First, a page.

If a law enforcement officer acts in a rude and demeaning manner, why on earth should I do ANYTHING that could jeopardize my own freedom and well-being? If somebody doesn't respect simple common decency, why should I assume that they'll respect the law? This may come as a shock to you, but malicious behavior is often a sign of malicious intent.
     
  15. Zundfolge

    Zundfolge Member

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    The big deal is that when agents of the government make it part of their day to day methodology to treat their fellow citizens as LESS than they are, they begin to believe their fellow citizens ARE less than them.

    Makes it easier for them to stomp our kittens, shoot our dogs/sons/wives, burn our houses to the ground and hunt us down with MP5s.

    I'm not saying the rudeness will always lead there or that its a short trip from rudeness to outright butchery, but it would be much harder for them to do those bad things to people they see as fellow citizens and worthwhile human beings.
     
  16. tanksoldier

    tanksoldier Member

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    With a warrant and local PD for backup. Sounds to me like they were playing cowboy.


    Again, if they felt that was likely where was their search warrant, where was their local PD backup?

     
    Last edited: Sep 8, 2006
  17. badge4436

    badge4436 Member

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    Sounds like some laziness on the part of ATF. Maybe felt rushed?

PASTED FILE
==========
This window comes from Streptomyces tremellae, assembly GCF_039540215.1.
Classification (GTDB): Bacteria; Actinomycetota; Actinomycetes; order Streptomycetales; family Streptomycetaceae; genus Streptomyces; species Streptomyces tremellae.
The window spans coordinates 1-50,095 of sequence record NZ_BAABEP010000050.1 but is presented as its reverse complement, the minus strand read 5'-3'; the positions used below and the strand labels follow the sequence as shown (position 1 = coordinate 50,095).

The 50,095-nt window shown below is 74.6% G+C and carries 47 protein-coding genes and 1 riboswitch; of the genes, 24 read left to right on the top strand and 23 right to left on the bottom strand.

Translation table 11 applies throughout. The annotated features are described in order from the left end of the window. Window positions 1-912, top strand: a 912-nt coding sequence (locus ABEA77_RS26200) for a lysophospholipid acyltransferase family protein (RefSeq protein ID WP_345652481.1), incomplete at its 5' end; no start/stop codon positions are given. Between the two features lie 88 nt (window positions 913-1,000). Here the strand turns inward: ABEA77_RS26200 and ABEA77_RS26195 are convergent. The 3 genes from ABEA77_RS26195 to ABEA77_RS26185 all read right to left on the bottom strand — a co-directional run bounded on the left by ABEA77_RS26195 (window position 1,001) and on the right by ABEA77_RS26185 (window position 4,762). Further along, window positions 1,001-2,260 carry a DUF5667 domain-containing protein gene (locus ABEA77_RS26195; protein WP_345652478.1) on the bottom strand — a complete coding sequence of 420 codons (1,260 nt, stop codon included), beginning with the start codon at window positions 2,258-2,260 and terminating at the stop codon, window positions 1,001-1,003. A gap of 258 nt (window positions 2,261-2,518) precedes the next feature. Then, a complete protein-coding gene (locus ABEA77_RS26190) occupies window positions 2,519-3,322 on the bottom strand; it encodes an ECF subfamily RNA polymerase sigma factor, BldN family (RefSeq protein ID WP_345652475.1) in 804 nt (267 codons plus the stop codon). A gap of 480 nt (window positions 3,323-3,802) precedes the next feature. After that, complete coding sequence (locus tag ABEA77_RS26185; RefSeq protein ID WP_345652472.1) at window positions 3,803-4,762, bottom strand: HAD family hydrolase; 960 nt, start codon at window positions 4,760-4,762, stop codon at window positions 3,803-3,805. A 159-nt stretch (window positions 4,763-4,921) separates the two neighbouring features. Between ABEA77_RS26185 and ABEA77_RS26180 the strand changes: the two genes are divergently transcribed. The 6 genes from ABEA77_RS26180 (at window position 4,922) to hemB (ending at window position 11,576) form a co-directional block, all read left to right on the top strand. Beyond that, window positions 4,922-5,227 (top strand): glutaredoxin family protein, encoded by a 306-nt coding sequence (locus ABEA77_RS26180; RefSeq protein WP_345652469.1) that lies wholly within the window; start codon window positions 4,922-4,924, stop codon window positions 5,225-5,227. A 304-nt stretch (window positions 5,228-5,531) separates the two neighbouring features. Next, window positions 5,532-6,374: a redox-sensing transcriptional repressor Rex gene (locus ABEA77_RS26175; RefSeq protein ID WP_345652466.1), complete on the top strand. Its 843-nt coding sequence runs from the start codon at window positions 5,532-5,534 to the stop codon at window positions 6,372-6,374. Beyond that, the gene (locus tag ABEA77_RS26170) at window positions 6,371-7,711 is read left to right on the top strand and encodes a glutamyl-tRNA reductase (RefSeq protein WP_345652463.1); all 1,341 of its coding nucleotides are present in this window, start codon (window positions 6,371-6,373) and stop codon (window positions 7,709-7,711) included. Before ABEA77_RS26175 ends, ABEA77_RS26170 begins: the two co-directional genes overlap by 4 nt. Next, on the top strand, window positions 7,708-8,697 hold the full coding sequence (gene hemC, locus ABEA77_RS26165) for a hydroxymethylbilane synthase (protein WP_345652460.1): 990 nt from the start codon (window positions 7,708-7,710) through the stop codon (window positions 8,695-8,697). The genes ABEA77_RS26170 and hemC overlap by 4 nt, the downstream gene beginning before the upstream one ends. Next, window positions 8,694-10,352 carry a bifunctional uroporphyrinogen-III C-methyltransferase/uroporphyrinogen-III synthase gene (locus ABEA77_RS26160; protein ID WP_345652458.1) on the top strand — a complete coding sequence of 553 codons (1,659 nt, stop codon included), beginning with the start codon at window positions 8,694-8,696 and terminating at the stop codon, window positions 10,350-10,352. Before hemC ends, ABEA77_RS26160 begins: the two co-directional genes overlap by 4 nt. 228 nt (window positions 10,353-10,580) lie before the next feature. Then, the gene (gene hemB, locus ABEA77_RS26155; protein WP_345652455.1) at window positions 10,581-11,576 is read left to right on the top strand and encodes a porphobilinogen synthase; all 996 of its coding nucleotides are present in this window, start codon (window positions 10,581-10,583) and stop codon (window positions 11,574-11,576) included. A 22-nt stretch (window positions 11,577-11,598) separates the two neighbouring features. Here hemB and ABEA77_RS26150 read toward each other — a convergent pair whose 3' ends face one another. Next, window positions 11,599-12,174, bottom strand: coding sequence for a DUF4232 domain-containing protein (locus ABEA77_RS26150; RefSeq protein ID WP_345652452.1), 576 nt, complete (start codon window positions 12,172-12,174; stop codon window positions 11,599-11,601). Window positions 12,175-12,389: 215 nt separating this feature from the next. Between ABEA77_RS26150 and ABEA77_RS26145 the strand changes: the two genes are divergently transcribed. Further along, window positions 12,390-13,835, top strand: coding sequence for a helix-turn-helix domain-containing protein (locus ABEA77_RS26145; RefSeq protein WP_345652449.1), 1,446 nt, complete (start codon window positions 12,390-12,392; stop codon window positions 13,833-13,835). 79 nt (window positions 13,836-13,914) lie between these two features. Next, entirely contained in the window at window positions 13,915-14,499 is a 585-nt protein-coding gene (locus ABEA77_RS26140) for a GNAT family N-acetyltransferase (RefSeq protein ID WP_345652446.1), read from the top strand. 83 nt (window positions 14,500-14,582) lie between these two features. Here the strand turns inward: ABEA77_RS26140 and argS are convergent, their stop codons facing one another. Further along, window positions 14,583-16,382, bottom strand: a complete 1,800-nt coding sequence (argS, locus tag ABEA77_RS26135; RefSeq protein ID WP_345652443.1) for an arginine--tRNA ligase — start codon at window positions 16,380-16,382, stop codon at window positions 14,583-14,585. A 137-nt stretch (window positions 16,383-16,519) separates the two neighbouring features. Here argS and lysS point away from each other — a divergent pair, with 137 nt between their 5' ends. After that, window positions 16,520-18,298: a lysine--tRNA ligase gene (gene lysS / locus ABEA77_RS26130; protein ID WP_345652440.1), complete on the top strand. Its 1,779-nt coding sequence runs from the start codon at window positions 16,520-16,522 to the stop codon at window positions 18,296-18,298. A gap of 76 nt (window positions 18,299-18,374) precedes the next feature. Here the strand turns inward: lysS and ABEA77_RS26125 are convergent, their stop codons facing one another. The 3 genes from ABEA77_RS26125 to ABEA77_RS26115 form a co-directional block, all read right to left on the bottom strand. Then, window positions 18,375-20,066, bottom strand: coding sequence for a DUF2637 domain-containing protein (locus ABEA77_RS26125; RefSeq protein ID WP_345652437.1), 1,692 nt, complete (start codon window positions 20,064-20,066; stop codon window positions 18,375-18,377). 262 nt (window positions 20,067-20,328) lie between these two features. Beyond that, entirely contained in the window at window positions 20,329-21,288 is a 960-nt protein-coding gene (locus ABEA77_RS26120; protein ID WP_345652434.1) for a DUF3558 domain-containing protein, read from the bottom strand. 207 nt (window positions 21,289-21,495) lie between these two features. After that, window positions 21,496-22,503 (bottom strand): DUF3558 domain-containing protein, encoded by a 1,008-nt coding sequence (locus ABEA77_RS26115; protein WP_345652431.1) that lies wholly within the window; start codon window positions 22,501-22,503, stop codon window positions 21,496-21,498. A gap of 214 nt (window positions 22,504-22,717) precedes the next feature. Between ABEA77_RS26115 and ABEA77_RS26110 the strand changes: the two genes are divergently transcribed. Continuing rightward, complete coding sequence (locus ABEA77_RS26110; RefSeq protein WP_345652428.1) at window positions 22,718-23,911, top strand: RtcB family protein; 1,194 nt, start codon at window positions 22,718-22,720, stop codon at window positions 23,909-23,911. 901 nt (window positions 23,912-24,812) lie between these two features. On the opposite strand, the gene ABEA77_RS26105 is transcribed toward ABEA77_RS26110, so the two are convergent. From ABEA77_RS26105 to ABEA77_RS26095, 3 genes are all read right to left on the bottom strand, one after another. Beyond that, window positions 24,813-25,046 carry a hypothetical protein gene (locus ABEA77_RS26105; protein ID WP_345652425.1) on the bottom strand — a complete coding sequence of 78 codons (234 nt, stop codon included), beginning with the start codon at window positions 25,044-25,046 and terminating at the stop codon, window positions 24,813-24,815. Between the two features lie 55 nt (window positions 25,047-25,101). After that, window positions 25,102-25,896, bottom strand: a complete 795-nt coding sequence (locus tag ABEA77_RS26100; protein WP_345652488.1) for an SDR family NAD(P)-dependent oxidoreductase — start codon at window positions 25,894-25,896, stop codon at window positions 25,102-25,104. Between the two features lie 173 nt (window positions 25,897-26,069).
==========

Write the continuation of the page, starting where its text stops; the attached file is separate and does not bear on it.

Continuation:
Hard to tell what really happened at that front door. Too bad ATF didn't have a digital recorder going--which is pretty much standard at the PD where I work now. Saves a lot of time on a lot of "beefs." You gotta be smoother these days than when I first started. I learned to be an actor. The best cops are great actors. I have seen persons who started out irate and extremely defensive end up smiling and relaxed and thanking me. Its all in how things are explained. Mistakes will happen. This one was really nothing on the LEO Richter Scale. In my experience an explanation and taking the time to listen to them vent usually does the trick and saves the "beef." Record the contact as insurance.
     
  18. CornCod

    CornCod Member

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    I have spent a total of 19 years working for various government agrencies, both law enforcement and non-law enforcement. I have found that there is never a good excuse to be rude to people. Its just a lousy investigative strategy. Some people may think its hard to be polite to child molesters, prostitutes, drug addicts, thieves and child beaters. I have found that it not only assists you in getting the job done, but actually helps your own mental health. Imagine the burden of having to be unpleasant and nasty all day. A few years of induced nastiness and an ATF guy might be tempted to "eat his revolver" as the old NYPD expression goes.
     
  19. tuckerdog1

    tuckerdog1 Member

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    When I was but a young lad, our family was on vacation when...some prankster called the police & claimed to be commiting suicide at our address. So the police arrive, and of course, no answer at the door, because we're gone on vacation. They smash in the front door ( I mean destroy it ) and go inside to look for a potential suicide. Nobody there. Don't fault them for busting in. But they did not secure the house when they left. When we got home, we're greeted by a front entry that looked like a car had been driven through it. A little note was taped to the door frame that said to contact Sgt Whoever about the door. They had left our home open to to whoever might wander by for over a week. But oddly enough, nobody ripped us off.